|Table 1: Summary of the previously reported cases in the literature (1965-1999)|
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|Table 2: Summary of the previously reported cases in the literature (2000-2019)|
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| Discussion|| |
Congenital midline labial sinus of the upper lip is a rare condition, first reported in 1879 by Lannelongue and Menard. In 2011, Aoki et al. proposed a classification for upper lip sinuses. They divided them as:
- Type 1: Midline sinus without accompanying anomalies
- Type 2: Midline sinus with accompanying anomalies
- Type 3: Lateral sinus with or without accompanying abnormalities.
Of the 40 cases reported, 25 cases were females and 15 were males. The youngest case, a 7-month-old male, was reported by Watanabe et al., while the oldest was a 47-year-old female reported by Sen and Agir. Twenty-one cases were in the first decade of life. Out of 27 cases reported in the Asian subcontinent, only three were from India.,,,
Nineteen cases were asymptomatic, while 15 cases presented with a history of discharge (clear, mucus, or pus). Recurrent cellulitis or intermittent swelling was noted as the presenting feature in 14 cases. In 35 cases, the sinus tract was found on clinical examination, whereas fistulas were found in just five cases. Only in one case, a sinus tract ending in a fistula, as well as a cyst, was noted. Twenty-six cases were not associated with any congenital abnormality, while 14 showed an association with one or other kinds of abnormality. Median cleft of the lip was the most reported associated anomaly. Other reported anomalies were partial midline clefting of maxillary alveolar process, bifid uvula, notching of posterior nasal spine, median sinus of the frenulum of the upper lip, and congenital hydronephrosis. One patient was reported with Pierre Robin syndrome.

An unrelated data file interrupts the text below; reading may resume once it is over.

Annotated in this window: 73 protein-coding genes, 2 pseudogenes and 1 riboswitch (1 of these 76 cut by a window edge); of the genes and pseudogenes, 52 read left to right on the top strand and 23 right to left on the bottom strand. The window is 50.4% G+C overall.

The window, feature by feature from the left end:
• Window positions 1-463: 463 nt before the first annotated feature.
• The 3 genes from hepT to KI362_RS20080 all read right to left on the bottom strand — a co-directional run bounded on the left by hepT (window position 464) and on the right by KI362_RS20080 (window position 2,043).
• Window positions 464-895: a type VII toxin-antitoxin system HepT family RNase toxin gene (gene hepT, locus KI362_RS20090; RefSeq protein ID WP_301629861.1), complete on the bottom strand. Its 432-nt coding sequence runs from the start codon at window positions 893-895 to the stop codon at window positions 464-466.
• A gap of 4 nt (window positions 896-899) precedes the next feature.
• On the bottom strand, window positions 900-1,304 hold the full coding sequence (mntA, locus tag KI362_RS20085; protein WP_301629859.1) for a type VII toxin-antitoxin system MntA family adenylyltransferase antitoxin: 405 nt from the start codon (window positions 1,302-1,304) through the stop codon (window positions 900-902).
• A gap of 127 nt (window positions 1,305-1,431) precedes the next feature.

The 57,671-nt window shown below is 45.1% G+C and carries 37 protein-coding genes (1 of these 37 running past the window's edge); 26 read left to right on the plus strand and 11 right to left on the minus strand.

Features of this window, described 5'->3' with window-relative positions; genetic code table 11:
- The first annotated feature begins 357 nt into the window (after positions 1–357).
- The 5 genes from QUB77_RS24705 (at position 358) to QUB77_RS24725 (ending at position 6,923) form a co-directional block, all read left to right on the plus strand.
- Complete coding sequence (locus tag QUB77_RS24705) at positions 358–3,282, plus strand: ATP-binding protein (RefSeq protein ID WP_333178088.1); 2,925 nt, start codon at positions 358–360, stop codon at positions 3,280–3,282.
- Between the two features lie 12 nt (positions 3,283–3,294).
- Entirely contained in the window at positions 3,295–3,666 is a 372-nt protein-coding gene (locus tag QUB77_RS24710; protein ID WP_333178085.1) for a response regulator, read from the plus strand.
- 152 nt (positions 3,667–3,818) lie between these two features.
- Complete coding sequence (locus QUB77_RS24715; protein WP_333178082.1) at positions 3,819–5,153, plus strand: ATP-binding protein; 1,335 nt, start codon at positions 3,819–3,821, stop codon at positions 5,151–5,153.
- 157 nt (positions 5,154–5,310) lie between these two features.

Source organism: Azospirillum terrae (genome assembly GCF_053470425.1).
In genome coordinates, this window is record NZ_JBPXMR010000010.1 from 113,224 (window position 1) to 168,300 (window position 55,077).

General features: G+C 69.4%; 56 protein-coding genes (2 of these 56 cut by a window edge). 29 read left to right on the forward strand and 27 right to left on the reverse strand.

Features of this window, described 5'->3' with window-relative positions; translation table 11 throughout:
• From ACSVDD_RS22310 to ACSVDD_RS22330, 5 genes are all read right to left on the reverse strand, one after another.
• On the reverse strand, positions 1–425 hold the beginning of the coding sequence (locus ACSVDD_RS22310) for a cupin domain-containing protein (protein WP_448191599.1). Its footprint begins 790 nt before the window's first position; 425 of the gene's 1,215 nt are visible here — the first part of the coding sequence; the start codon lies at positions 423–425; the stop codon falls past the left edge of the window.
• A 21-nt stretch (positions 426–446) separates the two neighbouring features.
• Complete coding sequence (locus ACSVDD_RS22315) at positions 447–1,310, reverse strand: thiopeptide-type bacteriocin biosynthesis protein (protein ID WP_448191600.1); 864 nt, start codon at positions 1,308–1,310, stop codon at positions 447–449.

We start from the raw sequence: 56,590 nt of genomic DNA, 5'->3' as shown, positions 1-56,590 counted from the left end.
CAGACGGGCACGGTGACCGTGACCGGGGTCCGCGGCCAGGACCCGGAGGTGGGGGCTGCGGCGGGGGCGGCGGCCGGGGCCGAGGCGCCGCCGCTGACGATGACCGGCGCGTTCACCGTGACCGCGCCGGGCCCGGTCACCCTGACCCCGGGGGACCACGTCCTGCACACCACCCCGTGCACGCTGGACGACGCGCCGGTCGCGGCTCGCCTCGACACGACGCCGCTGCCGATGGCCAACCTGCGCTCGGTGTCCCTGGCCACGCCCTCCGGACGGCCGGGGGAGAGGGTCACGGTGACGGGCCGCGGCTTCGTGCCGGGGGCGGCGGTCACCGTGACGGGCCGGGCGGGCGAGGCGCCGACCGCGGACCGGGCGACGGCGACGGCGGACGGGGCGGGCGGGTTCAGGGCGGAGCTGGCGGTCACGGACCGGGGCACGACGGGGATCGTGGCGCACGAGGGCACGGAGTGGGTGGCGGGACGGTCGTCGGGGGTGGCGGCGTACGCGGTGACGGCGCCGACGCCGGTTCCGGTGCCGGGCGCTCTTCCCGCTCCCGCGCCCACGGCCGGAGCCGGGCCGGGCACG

The sinus tract was commonly diagnosed using a probe. It was confirmed using a sinogram or a gutta percha point and an intraoral periapical film. All the patients were managed by surgical excision of the sinus tract. The excised specimen was almost invariably a sinus tract lined by stratified squamous epithelium with sebaceous glands. Recurrence was not reported in any of the operated cases.
The findings of this review article can be summarized as follows:
- The condition is most prevalent in the first decade of life
- Females are mostly affected
- Asian subcontinent has most of the reported cases
- Median cleft of the upper lip is the most common congenital anomaly associated with this condition
- Surgical excision is the mainstay of treatment.
| Conclusion|| |
The diagnosis of congenital midline sinus of the upper lip is difficult not only because of its inconspicuous appearance but also because of a dearth of knowledge, regarding this unusual condition. Patients with a history of recurrent cellulitis or intermittent swelling of the lip should be carefully examined for evidence of a pit or a draining sinus and any congenital abnormality must be ruled out. In the suspected cases, the sinus tract can be detected using a probe. Antibiotic coverage can simply suppress the infection and inflammation for some period of time, causing recurrence of symptoms at a later stage. Early and prompt diagnosis followed by surgical excision of the sinus tract remains the mainstay treatment.
The authors extend their gratitude to Dr. Ashita Kalaskar, Associate Professor, Department of Oral Medicine and Radiology, for her valuable inputs.
Financial support and sponsorship
Conflicts of interest
There are no conflicts of interest.
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[Table 1], [Table 2]